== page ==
Sir James gets over his bitterness pretty quickly, and soon learns to look at Dorothea with pity, rather than with anger.
He knows that Mr. Brooke won't do anything to stop Dorothea from marrying Mr. Casaubon, so he goes to Mr. Cadwallader, the vicar, to ask him to step in and say something.
Mr. Cadwallader is too easy-going, though. He says there's no reason for Dorothea not to marry Casaubon, so long as she likes him.
Mr. Cadwallader goes on to defend Mr. Casaubon, telling Sir James about how Mr. Casaubon took care of his poor cousins. Apparently Mr. Casaubon's aunt married a poor Polish man and was disowned by her family. That's why Mr. Casaubon is so rich: his mother inherited her sister's share of the fortune as well as her own. But Mr. Casaubon went looking for his poor Polish cousins and gave them money.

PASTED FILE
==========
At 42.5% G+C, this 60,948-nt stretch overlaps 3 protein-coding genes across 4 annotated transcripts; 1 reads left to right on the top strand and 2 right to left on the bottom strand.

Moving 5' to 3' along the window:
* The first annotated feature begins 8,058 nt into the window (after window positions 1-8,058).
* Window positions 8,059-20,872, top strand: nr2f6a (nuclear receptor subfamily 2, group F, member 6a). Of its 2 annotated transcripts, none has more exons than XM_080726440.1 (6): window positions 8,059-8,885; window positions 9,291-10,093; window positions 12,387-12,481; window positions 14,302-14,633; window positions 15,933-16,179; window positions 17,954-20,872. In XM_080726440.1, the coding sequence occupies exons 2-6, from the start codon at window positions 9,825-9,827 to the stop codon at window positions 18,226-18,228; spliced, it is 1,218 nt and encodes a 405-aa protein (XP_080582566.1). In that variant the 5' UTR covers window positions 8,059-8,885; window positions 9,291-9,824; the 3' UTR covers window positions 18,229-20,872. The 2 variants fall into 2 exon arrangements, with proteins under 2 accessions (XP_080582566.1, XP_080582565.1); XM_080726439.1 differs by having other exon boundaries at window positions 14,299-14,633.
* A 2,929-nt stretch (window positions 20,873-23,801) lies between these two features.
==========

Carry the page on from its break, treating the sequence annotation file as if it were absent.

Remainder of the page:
Sir James is impressed by Mr. Casaubon's generosity to his cousins, but still doesn't think that Dorothea should marry him.
Mr. Cadwallader is (understandably) convinced that Sir James only cares because he wants to marry her himself, but he denies this. He claims his interest is brotherly at this point.
Mrs. Cadwallader comes in, and sides with Sir James. She thinks her husband should try to persuade Mr. Brooke to postpone the marriage of his niece until she's older.
Mr. Cadwallader doesn't think it's his business to interfere.
Despite the fact that Dorothea's marrying someone else, Sir James still plans to go through with the plans to improve the cottages of the tenants on his own estate according to Dorothea's plan, which pleases her a lot.